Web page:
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Dear Carl Sandburg,
I looped and wandered across the continent for twelve months. In the thirteenth, really the last of the year, I live in a single spot again. My childhood home sits seventeen miles from your childhood home, door to door. You’ve left yours, but I’ve returned to mine, for a bit.
Living in one place for more than a few days feels less odd than I thought it might after fifty thousand miles on the road. I swim each morning at the YMCA and then read and write until dinner. Winter means that temperatures dropped fifty degrees overnight but not enough to freeze memories.
Apropos (I never get to use that word) of this letter, I read your long poem, several times now. “Honey and Salt”—
Is there any way to measure love?
Yes but not till long afterward
Not as much time needed as you’d think, Carl. I have to start measuring with a bigger stick and remembering more softly because these forgotten girls suffocate.
Oh, the ghosts eased me back in, sure. The old high school. (Did you ever visit?) The park where Lesley and I played on the swings at sunset. My first vehicle, the pickup where Nevine and I first fogged the windows—hauled off on a flatbed to the junkyard when it died last week, outliving the relationship but not the echo.
As I settle into the familiar specifics of this place, though, memories surge ahead guided by increasing abstraction. A scratched silver car becomes her scratched silver car, with Kailey and I and the tire flat at 4 a.m. miles and years away. A sidewalk becomes the sidewalk of distant city where Alexis sat and I spoke, but not the right words.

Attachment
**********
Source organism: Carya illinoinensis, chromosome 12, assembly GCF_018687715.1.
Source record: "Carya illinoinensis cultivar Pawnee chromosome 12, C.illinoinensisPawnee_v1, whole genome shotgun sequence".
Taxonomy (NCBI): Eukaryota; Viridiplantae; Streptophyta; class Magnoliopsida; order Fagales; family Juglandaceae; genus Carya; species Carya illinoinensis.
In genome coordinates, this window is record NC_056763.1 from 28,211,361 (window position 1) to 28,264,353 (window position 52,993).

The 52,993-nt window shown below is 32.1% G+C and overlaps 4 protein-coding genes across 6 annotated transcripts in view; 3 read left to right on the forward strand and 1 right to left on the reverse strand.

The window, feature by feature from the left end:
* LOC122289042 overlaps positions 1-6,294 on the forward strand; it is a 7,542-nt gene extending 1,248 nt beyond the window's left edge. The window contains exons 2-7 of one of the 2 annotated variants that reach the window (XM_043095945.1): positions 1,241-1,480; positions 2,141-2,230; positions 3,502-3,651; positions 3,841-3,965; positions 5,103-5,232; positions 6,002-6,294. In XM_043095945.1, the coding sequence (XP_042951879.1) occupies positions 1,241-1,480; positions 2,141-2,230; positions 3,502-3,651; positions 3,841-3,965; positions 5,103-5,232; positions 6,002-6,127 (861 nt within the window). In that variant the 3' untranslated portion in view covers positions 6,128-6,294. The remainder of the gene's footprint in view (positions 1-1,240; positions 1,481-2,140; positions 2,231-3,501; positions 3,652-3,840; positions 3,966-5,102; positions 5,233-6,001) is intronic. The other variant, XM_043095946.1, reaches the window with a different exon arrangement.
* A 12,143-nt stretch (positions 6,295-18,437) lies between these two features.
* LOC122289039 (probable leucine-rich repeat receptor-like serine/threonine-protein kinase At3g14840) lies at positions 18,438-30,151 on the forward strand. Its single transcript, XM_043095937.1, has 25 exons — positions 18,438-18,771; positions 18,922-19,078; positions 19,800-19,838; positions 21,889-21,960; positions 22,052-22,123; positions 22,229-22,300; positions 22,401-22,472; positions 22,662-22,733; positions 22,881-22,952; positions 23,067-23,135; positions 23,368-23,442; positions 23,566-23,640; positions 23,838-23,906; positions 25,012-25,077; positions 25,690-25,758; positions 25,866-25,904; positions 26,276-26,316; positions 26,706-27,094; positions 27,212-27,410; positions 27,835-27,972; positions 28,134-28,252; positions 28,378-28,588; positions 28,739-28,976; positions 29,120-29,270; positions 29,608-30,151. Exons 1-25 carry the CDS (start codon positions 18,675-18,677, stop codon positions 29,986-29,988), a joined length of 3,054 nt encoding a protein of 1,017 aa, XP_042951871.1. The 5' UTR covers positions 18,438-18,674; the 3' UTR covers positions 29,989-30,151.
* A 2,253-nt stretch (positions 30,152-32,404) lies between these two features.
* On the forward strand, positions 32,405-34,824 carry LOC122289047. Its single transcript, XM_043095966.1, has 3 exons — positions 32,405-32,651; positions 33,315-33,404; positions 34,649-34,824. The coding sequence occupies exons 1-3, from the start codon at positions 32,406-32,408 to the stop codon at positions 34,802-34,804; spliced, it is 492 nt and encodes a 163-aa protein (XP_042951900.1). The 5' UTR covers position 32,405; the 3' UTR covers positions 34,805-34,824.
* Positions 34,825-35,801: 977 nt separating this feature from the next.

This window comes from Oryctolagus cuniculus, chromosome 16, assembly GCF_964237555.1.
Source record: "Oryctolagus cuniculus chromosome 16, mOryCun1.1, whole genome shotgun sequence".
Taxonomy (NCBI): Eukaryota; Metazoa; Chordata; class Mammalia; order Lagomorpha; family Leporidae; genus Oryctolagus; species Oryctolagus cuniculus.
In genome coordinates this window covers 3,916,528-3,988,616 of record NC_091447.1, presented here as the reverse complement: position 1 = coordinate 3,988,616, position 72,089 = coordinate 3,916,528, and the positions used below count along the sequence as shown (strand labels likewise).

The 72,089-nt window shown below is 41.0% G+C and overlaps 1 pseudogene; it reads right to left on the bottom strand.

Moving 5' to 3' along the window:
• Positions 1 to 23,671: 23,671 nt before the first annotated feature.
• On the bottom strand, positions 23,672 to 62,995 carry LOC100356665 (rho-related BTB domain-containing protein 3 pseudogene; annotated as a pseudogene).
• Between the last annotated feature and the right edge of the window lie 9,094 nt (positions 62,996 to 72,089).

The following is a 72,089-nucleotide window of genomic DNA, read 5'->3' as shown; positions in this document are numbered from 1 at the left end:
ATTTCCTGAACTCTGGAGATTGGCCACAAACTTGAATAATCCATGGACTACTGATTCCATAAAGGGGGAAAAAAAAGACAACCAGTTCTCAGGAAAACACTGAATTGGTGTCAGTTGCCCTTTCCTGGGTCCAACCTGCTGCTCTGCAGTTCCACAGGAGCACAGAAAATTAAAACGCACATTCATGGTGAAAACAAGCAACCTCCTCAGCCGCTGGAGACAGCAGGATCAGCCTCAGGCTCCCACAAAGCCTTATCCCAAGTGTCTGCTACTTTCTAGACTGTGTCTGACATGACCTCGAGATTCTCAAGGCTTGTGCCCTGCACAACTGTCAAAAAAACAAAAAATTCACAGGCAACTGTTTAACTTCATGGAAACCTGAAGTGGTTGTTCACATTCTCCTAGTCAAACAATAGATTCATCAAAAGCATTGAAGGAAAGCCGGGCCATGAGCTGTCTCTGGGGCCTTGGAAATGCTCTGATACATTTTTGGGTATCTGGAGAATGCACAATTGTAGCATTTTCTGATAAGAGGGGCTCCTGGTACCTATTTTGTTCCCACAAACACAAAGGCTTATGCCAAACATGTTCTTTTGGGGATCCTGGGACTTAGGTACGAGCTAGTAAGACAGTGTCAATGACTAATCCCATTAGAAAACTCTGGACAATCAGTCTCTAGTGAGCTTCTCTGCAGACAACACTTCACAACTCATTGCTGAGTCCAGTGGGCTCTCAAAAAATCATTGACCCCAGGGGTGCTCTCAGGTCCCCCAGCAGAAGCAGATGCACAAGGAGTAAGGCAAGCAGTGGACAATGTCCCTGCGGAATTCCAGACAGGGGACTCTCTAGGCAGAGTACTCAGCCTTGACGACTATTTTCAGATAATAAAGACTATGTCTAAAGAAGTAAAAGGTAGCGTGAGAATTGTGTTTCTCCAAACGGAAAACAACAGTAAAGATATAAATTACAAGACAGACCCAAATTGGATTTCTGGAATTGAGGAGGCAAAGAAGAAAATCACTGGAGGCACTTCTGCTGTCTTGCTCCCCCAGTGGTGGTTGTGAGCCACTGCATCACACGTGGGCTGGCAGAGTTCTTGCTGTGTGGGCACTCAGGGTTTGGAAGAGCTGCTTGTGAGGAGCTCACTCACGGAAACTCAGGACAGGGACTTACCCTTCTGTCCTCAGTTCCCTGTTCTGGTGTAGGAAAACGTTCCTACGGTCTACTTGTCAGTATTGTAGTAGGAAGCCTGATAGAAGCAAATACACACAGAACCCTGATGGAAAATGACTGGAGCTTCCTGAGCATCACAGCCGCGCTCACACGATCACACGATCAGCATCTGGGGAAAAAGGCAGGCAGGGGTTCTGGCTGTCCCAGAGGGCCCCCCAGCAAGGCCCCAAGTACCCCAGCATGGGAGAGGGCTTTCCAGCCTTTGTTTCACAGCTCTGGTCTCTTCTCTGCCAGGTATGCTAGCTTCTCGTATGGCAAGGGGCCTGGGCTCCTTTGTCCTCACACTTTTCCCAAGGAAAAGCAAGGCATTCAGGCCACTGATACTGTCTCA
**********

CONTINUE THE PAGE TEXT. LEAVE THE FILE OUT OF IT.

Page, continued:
Even at the pool, every push off the wall washes into my mind faces I thought I’d left in oblivion and also delivers an underwater view of legs. The morning water walkers. No torsos and nobody younger than seventy. Maybe they have some answers.
Do you still believe, like in that poem, that love endures in the forever-space of oaths between hydrogen and oxygen? I’m drowning over here and searching for my next breath.
Yours in small-town truths,
Dustin Renwick runs, writes, and does not drink coffee. He is a Tupelo Press 30/30 Project alum, and his latest nonfiction book, Beyond the Gray Leaf, is a biography of a forgotten Civil War poet. See more of his work at dustinrenwick.com.